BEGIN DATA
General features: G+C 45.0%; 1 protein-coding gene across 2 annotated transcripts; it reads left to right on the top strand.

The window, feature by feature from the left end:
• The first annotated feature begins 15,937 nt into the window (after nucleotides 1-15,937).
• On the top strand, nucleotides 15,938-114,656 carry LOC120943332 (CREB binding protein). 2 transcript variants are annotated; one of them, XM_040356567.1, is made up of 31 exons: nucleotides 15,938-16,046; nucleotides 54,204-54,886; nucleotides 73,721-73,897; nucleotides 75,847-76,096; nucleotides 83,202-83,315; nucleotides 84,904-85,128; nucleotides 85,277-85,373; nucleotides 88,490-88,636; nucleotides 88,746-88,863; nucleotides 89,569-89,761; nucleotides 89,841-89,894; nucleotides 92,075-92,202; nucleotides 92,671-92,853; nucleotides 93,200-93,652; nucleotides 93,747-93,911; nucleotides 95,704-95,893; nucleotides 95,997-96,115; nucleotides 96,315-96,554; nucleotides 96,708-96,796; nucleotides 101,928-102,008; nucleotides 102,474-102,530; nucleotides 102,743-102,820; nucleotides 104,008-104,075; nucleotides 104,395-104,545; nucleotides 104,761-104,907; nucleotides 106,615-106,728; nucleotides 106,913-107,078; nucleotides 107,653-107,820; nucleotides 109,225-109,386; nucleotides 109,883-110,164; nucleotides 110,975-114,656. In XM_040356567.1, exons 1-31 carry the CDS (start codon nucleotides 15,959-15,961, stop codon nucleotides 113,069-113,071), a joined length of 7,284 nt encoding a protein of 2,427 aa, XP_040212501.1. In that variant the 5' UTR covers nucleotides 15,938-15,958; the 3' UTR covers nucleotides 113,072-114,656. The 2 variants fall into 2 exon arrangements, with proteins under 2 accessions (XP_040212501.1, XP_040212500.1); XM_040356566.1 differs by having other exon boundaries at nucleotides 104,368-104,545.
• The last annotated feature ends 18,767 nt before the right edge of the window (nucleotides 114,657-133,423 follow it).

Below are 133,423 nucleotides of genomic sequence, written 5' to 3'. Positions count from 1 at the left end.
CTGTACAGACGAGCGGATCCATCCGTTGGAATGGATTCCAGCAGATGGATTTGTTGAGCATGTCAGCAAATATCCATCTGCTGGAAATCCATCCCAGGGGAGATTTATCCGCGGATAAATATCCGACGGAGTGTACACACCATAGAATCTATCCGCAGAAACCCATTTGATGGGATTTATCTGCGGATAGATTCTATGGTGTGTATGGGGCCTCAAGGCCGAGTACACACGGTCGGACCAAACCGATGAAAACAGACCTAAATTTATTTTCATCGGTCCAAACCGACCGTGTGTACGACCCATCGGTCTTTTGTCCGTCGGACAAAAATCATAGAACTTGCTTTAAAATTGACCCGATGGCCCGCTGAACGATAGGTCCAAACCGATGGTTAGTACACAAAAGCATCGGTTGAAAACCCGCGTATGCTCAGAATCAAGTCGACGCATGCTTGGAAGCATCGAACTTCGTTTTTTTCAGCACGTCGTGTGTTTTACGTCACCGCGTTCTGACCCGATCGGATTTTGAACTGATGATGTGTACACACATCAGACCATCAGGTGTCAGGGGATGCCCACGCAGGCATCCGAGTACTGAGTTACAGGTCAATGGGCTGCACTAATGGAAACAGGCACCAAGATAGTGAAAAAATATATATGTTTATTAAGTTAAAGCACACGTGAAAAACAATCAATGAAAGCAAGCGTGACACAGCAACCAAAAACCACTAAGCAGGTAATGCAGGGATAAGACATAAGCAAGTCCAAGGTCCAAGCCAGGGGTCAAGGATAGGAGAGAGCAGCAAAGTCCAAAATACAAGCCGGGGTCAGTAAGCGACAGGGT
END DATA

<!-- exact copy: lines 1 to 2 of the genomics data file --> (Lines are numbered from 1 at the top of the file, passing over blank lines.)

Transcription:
General features: G+C 45.0%; 1 protein-coding gene across 2 annotated transcripts; it reads left to right on the top strand.

The window, feature by feature from the left end: